NOW that the numbers are in, the Icelandic Chief Medical Officer (CMO) claims vaccination against Covid-19 reduced the probability of death from the disease by half, compared with no vaccination. But the actual figures tell a very different story, and the method used to arrive at this conclusion is questionable to say the least. The actual reduction in deaths is negligible at best, and the most worrying result is how those fully vaccinated (two doses) were almost three times more likely to die from the disease than the unvaccinated. In summary, only 20 lives were potentially saved in Iceland by Covid-19 vaccination, while 60-70 may have been lost to the disease in the vaccinated. When we take into account the number of deaths reported following vaccination, the overall result of the experiment is likely to be negative.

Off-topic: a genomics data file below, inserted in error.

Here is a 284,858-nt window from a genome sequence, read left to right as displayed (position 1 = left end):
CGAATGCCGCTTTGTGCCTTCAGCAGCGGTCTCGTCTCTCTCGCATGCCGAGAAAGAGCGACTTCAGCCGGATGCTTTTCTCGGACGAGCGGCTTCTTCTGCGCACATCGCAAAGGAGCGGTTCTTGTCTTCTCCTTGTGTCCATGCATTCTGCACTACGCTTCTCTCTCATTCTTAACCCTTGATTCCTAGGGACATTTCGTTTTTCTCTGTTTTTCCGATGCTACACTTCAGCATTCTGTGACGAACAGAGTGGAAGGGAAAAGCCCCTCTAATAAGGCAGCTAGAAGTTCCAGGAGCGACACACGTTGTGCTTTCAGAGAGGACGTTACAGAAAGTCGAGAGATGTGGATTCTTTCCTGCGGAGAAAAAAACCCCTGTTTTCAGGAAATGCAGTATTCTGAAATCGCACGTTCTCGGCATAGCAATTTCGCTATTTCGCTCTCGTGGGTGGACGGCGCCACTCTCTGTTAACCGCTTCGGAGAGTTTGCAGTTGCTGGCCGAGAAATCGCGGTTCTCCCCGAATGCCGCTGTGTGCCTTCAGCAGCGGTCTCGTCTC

In September, the office of Iceland’s Chief Medical Officer published a news release on the results from a study of the effectiveness of the Covid-19 vaccines. They claim that those fully vaccinated and boosted were only half as likely to die from Covid-19, compared with those unvaccinated, using 2022 numbers. As demonstrated below, this claim is false.

I have compared the data on Covid-19 deaths by age and vaccination status, received from the Chief Medical Officer, with the already published and available data on vaccination status by age-group. As the population data by year, age-group and vaccination status obtained from the CMO is unusable, as I explain in more detail later, I use the total number vaccinated over the whole period instead, so my analysis applies to the whole period, rather than 2022 only. But considering how 94 per cent of the deaths occurred in 2022 anyway, it is very unlikely that a more detailed breakdown would affect the results in any meaningful way.

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Iron Will

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